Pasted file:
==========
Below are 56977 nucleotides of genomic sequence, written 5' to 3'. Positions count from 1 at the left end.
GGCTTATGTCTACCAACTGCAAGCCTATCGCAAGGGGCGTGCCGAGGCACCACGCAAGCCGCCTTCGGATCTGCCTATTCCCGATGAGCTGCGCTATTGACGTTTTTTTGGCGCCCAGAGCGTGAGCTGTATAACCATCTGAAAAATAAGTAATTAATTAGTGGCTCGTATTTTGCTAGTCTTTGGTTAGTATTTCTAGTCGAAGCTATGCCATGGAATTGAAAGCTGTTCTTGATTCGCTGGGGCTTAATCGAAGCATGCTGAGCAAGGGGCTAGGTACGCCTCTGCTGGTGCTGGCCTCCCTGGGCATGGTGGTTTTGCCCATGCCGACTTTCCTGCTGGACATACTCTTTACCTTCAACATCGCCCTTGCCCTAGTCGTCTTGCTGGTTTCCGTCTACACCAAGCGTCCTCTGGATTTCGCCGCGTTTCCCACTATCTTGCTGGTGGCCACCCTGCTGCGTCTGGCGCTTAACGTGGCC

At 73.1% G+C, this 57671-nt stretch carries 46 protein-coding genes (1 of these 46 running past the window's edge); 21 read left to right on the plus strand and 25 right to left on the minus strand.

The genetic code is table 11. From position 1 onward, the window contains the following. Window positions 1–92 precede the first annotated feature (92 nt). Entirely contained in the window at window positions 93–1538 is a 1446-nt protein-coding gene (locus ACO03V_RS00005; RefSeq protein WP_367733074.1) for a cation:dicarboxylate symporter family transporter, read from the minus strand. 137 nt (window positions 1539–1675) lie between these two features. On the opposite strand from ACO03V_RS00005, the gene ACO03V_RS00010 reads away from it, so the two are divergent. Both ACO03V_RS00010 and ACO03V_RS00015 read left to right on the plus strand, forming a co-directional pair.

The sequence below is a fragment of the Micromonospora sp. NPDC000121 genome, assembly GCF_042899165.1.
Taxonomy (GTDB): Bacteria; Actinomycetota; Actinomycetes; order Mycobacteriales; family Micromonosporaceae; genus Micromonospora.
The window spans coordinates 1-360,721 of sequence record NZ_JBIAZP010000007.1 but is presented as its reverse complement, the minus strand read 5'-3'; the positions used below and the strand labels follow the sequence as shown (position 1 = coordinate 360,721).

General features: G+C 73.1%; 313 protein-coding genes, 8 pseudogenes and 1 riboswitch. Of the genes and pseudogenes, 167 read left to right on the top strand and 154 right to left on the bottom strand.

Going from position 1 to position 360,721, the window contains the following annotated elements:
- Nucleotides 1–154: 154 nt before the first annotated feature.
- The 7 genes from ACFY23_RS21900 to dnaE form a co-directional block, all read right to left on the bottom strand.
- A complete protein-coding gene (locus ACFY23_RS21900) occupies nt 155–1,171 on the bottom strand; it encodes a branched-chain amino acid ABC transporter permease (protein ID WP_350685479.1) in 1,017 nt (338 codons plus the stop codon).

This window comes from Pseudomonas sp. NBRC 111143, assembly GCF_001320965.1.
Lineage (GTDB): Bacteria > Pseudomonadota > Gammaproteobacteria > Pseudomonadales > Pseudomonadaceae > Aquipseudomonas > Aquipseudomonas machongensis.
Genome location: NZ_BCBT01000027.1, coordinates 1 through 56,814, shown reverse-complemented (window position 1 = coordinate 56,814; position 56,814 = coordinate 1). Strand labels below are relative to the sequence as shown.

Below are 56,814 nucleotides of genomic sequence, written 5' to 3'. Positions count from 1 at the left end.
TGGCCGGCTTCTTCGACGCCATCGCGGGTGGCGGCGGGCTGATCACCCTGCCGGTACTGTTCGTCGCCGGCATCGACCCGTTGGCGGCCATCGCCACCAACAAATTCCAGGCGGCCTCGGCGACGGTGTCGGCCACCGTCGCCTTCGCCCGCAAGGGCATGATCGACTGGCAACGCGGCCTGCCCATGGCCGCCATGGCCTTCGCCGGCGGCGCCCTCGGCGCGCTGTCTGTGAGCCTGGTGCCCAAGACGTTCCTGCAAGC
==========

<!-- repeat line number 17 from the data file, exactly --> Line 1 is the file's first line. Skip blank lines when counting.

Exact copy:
TGGCCGGCTTCTTCGACGCCATCGCGGGTGGCGGCGGGCTGATCACCCTGCCGGTACTGTTCGTCGCCGGCATCGACCCGTTGGCGGCCATCGCCACCAACAAATTCCAGGCGGCCTCGGCGACGGTGTCGGCCACCGTCGCCTTCGCCCGCAAGGGCATGATCGACTGGCAACGCGGCCTGCCCATGGCCGCCATGGCCTTCGCCGGCGGCGCCCTCGGCGCGCTGTCTGTGAGCCTGGTGCCCAAGACGTTCCTGCAAGC